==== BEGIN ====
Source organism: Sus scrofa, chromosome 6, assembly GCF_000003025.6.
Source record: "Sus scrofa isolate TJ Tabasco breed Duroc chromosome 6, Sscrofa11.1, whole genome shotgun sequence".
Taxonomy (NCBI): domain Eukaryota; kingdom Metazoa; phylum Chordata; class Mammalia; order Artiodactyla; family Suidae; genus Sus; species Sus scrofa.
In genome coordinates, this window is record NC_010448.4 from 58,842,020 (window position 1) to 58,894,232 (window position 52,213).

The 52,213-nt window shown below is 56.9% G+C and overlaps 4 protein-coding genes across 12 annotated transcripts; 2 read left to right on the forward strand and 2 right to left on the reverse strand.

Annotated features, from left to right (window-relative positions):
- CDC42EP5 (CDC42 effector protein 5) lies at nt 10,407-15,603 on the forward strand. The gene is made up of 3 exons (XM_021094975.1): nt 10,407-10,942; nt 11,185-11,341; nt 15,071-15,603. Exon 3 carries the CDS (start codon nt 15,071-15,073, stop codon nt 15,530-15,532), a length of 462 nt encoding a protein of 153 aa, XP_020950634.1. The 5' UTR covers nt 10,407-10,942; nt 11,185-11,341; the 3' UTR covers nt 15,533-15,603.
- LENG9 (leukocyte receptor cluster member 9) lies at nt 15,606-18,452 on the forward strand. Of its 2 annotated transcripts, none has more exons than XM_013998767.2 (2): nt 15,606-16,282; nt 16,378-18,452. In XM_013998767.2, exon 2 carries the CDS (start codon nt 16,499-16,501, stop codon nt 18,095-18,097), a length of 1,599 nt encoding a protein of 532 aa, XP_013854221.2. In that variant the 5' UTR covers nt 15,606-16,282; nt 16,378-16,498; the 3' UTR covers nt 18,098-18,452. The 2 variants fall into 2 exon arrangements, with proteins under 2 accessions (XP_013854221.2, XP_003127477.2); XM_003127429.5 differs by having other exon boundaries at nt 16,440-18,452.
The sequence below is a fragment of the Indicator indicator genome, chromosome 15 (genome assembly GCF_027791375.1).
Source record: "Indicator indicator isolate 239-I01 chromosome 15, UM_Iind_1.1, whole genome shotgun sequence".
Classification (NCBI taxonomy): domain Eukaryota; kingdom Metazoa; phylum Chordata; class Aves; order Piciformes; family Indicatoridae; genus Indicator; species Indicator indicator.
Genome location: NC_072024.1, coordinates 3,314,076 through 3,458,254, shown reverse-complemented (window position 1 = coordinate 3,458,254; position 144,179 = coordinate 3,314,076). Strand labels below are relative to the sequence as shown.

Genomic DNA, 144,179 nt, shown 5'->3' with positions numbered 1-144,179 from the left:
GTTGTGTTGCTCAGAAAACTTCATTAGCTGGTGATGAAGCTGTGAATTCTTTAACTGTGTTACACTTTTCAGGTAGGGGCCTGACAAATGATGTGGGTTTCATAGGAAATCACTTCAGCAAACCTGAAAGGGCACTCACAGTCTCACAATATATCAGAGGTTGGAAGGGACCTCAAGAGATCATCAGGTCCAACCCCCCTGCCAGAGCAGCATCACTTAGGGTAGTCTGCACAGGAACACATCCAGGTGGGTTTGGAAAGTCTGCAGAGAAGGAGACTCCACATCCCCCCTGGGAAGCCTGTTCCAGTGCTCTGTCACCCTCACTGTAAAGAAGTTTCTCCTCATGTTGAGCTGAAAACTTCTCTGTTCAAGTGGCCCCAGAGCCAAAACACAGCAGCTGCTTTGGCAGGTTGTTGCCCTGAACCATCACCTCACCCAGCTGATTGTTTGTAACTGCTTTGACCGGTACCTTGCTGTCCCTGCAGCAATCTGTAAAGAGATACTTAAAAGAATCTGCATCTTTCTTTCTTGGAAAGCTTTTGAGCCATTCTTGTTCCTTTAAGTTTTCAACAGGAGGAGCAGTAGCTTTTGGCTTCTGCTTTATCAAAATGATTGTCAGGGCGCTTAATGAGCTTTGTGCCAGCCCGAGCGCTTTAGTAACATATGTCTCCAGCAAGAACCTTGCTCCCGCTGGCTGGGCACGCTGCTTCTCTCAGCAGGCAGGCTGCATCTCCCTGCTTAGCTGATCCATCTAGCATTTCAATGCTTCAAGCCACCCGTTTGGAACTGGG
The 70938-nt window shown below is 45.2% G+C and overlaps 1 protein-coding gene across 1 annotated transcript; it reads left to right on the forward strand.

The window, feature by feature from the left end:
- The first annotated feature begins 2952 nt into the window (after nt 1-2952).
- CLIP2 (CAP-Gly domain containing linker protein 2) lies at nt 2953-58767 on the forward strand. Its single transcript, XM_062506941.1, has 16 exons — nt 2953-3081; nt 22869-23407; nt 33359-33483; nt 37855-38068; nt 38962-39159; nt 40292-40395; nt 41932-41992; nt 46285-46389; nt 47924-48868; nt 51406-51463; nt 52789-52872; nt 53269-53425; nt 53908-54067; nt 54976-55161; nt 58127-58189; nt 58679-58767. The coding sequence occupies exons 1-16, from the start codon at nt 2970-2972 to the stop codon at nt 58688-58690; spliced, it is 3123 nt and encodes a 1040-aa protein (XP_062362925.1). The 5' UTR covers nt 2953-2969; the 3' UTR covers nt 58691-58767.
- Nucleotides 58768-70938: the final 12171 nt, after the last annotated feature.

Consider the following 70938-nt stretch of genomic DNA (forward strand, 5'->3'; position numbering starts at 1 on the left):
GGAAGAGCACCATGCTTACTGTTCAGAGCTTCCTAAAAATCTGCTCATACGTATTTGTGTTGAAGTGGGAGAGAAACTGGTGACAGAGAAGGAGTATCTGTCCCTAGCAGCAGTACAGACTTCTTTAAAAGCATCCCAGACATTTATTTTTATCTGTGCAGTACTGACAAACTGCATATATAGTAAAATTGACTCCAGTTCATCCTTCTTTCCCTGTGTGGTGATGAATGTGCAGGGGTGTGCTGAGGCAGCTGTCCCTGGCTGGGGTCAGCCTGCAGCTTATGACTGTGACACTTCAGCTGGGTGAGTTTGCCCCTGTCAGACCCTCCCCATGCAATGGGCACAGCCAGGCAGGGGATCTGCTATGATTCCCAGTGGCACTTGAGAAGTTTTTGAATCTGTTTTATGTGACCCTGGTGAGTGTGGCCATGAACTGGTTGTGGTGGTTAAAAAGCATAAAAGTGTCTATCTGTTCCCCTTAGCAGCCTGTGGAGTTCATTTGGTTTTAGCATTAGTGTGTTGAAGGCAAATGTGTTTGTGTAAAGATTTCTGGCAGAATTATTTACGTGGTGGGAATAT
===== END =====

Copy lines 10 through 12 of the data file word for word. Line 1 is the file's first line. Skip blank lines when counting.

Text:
Source record: "Indicator indicator isolate 239-I01 chromosome 15, UM_Iind_1.1, whole genome shotgun sequence".
Classification (NCBI taxonomy): domain Eukaryota; kingdom Metazoa; phylum Chordata; class Aves; order Piciformes; family Indicatoridae; genus Indicator; species Indicator indicator.
Genome location: NC_072024.1, coordinates 3,314,076 through 3,458,254, shown reverse-complemented (window position 1 = coordinate 3,458,254; position 144,179 = coordinate 3,314,076). Strand labels below are relative to the sequence as shown.